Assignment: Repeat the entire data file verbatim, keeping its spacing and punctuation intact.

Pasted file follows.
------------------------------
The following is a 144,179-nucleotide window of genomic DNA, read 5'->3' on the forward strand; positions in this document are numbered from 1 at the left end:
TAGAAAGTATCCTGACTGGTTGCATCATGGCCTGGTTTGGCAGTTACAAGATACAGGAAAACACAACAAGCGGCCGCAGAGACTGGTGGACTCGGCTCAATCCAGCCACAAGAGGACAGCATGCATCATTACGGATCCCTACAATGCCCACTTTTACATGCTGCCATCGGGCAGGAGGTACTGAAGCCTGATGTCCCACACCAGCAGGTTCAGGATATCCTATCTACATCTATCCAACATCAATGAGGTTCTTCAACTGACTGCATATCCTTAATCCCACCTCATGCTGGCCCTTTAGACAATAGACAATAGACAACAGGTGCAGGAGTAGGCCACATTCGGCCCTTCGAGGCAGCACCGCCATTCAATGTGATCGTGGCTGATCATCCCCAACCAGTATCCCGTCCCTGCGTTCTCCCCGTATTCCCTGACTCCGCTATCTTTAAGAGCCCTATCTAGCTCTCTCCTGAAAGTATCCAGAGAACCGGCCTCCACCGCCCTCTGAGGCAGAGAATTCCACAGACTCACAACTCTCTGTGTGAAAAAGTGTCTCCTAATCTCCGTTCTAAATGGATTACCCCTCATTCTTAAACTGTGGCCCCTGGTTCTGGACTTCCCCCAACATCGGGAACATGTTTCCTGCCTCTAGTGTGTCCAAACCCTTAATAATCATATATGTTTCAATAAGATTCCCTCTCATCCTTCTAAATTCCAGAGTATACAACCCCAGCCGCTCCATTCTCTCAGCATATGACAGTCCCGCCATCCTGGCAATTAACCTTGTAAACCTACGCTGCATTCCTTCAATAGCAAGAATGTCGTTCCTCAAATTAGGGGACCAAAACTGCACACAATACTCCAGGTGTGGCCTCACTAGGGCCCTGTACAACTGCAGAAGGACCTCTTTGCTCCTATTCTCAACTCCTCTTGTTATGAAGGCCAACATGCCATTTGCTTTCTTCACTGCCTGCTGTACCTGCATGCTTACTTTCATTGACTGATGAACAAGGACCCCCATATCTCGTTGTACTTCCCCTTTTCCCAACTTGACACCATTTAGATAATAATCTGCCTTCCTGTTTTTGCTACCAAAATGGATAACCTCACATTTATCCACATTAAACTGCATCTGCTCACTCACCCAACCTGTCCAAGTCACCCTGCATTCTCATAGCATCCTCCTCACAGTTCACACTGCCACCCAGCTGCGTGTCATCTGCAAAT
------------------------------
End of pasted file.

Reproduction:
The following is a 144,179-nucleotide window of genomic DNA, read 5'->3' on the forward strand; positions in this document are numbered from 1 at the left end:
TAGAAAGTATCCTGACTGGTTGCATCATGGCCTGGTTTGGCAGTTACAAGATACAGGAAAACACAACAAGCGGCCGCAGAGACTGGTGGACTCGGCTCAATCCAGCCACAAGAGGACAGCATGCATCATTACGGATCCCTACAATGCCCACTTTTACATGCTGCCATCGGGCAGGAGGTACTGAAGCCTGATGTCCCACACCAGCAGGTTCAGGATATCCTATCTACATCTATCCAACATCAATGAGGTTCTTCAACTGACTGCATATCCTTAATCCCACCTCATGCTGGCCCTTTAGACAATAGACAATAGACAACAGGTGCAGGAGTAGGCCACATTCGGCCCTTCGAGGCAGCACCGCCATTCAATGTGATCGTGGCTGATCATCCCCAACCAGTATCCCGTCCCTGCGTTCTCCCCGTATTCCCTGACTCCGCTATCTTTAAGAGCCCTATCTAGCTCTCTCCTGAAAGTATCCAGAGAACCGGCCTCCACCGCCCTCTGAGGCAGAGAATTCCACAGACTCACAACTCTCTGTGTGAAAAAGTGTCTCCTAATCTCCGTTCTAAATGGATTACCCCTCATTCTTAAACTGTGGCCCCTGGTTCTGGACTTCCCCCAACATCGGGAACATGTTTCCTGCCTCTAGTGTGTCCAAACCCTTAATAATCATATATGTTTCAATAAGATTCCCTCTCATCCTTCTAAATTCCAGAGTATACAACCCCAGCCGCTCCATTCTCTCAGCATATGACAGTCCCGCCATCCTGGCAATTAACCTTGTAAACCTACGCTGCATTCCTTCAATAGCAAGAATGTCGTTCCTCAAATTAGGGGACCAAAACTGCACACAATACTCCAGGTGTGGCCTCACTAGGGCCCTGTACAACTGCAGAAGGACCTCTTTGCTCCTATTCTCAACTCCTCTTGTTATGAAGGCCAACATGCCATTTGCTTTCTTCACTGCCTGCTGTACCTGCATGCTTACTTTCATTGACTGATGAACAAGGACCCCCATATCTCGTTGTACTTCCCCTTTTCCCAACTTGACACCATTTAGATAATAATCTGCCTTCCTGTTTTTGCTACCAAAATGGATAACCTCACATTTATCCACATTAAACTGCATCTGCTCACTCACCCAACCTGTCCAAGTCACCCTGCATTCTCATAGCATCCTCCTCACAGTTCACACTGCCACCCAGCTGCGTGTCATCTGCAAAT